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International tribunal rules it has authority in case of man killed by U.S. border officials

The mother and widow of Anastasio Hernandez Rojas stand together with signs calling for justice.
Maria De la Luz, left, the mother of Anastasio Hernandez Rojas, and her daughter in-law, Maria Puga, at a media briefing at the Alliance San Diego office in 2013.
(Nelvin C. Cepeda / San Diego Union-Tribune)

U.S. law enforcement’s killing of a man at the San Diego-Tijuana border a decade ago will go on trial before an international tribunal, after the organization decided it has authority to hear the case.

The Inter-American Commission on Human Rights, part of the Organization of American States, will determine whether officials with Customs and Border Protection violated the human rights of Anastasio Hernandez Rojas and his family. It is the first known case that the organization will hear involving someone killed by U.S. law enforcement.

In 2010, officials beat Hernandez Rojas and shot him with a Taser while they were in the process of deporting him to Mexico. By the time he arrived at a hospital, he was brain-dead; he died days later, according to documents from the case.

Maria Puga, Hernandez Rojas’ widow, said she hopes that the international hearing will bring justice to families who have lost loved ones at the hands of border agents.

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“This deep wound remains open, and it hurts even more to see that more people are dying not just at the hands of Border Patrol but also at the hands of police,” Puga said.

At least one witness recorded video of what happened to Hernandez Rojas at the San Ysidro Port of Entry and posted it online. Public outrage grew around the case, with protesters demanding justice as years passed without an official answer from the criminal investigation that ensued.

In 2015, the Department of Justice announced in a news release that it was closing its investigation into Hernandez Rojas’ death and that no one involved in his killing would be criminally charged. The department said Hernandez Rojas had physically resisted the officers who were deporting him.

In 2017, the family reached a $1-million settlement with the federal government in a civil lawsuit over the case.

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“The IACHR observes that the fundamental claim in the instant case consists of the alleged torture and extrajudicial killing of victim; the lack of a proper investigation of the facts, and the lack of access to justice for his relatives, which allegedly resulted in the impunity of the perpetrators,” members of the international commission wrote in their decision this week.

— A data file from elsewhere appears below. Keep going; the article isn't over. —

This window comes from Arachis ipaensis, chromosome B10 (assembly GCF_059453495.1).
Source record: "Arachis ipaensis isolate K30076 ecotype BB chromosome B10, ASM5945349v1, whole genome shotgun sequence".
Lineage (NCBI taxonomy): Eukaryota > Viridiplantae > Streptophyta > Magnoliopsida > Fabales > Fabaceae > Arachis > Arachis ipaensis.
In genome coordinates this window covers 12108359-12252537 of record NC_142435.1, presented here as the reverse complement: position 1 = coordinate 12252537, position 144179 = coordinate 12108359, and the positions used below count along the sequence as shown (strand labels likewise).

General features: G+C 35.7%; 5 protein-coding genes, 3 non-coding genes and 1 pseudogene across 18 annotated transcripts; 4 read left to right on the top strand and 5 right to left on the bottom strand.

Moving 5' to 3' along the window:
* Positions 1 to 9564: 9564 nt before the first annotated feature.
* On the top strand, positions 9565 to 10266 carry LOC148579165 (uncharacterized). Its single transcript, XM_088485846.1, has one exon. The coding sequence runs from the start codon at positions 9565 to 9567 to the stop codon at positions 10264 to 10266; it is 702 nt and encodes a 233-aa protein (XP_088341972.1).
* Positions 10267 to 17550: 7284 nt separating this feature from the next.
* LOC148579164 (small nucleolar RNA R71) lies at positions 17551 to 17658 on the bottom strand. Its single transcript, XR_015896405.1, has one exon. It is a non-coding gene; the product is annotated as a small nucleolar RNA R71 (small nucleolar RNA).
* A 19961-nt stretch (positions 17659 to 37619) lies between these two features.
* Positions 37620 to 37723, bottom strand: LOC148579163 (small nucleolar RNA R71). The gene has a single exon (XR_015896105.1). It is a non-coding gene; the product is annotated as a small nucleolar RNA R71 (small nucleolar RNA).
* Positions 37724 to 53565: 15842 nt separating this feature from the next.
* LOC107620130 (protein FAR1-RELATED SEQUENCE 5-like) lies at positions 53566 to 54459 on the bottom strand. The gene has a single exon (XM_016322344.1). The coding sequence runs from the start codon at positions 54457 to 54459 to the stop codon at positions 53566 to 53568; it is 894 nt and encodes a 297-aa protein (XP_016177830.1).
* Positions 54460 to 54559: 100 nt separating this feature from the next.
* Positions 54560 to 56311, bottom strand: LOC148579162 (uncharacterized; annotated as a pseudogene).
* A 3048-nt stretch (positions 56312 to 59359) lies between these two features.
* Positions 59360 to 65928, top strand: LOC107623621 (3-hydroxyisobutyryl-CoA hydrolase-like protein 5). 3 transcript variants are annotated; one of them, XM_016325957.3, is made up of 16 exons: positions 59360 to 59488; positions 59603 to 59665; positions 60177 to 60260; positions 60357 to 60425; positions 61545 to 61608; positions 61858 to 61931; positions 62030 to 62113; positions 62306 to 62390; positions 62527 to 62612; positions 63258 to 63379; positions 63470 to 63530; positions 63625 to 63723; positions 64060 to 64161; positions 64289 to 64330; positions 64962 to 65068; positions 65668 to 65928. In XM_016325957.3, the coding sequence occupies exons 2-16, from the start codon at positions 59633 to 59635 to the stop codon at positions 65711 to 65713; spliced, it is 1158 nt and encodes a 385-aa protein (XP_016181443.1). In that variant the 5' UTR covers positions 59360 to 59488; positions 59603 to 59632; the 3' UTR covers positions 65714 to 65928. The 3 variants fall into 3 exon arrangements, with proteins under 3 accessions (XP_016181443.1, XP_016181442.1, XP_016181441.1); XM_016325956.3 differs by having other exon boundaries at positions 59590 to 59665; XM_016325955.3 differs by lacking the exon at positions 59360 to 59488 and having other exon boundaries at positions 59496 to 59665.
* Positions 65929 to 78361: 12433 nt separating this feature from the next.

The commission members believe that many of the officials involved in Rojas’ death are still on active duty with the Department of Homeland Security.

Neither the Department of Homeland Security nor the Department of Justice responded to a request for comment.

According to case documents, the U.S. government argued that because Hernandez Rojas’ family had received a financial settlement through a civil lawsuit, the case with the international tribunal should not be allowed to proceed. It also argued that agreements guaranteeing certain human rights signed by the international organization’s members are nonbinding, meaning that the United States doesn’t have a legal obligation to follow them.

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Attorneys for Hernandez Rojas see the case as putting systemic abuse from border officials on trial.

“This case is part of a national reckoning that needs to happen to rein in this agency and other law enforcement that abuse their power and put people in danger,” said Andrea Guerrero, executive director of Alliance San Diego and co-counsel on the case.

Guerrero said the case is particularly poignant given current criticisms leveled at Customs and Border Protection officers and agents for violence used on protesters in Portland, Ore., in recent weeks.

“This case exemplifies what is wrong with law enforcement and our legal system,” said Roxanna Altholz, co-director of UC Berkeley’s International Human Rights Law Clinic and co-counsel. “Anastasio’s death — like so many other killings of Black, Indigenous and Latino men, women and children — was deemed reasonable because our laws sanction atrocious behavior by law enforcement.”

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In its decision, the commission said it would look at what “full reparations” the family might be entitled to.

A new Chicano Park mural pays tribute to Hernandez Rojas and others who have died at the U.S.-Mexico border.

Morrissey writes for the San Diego Union-Tribune.


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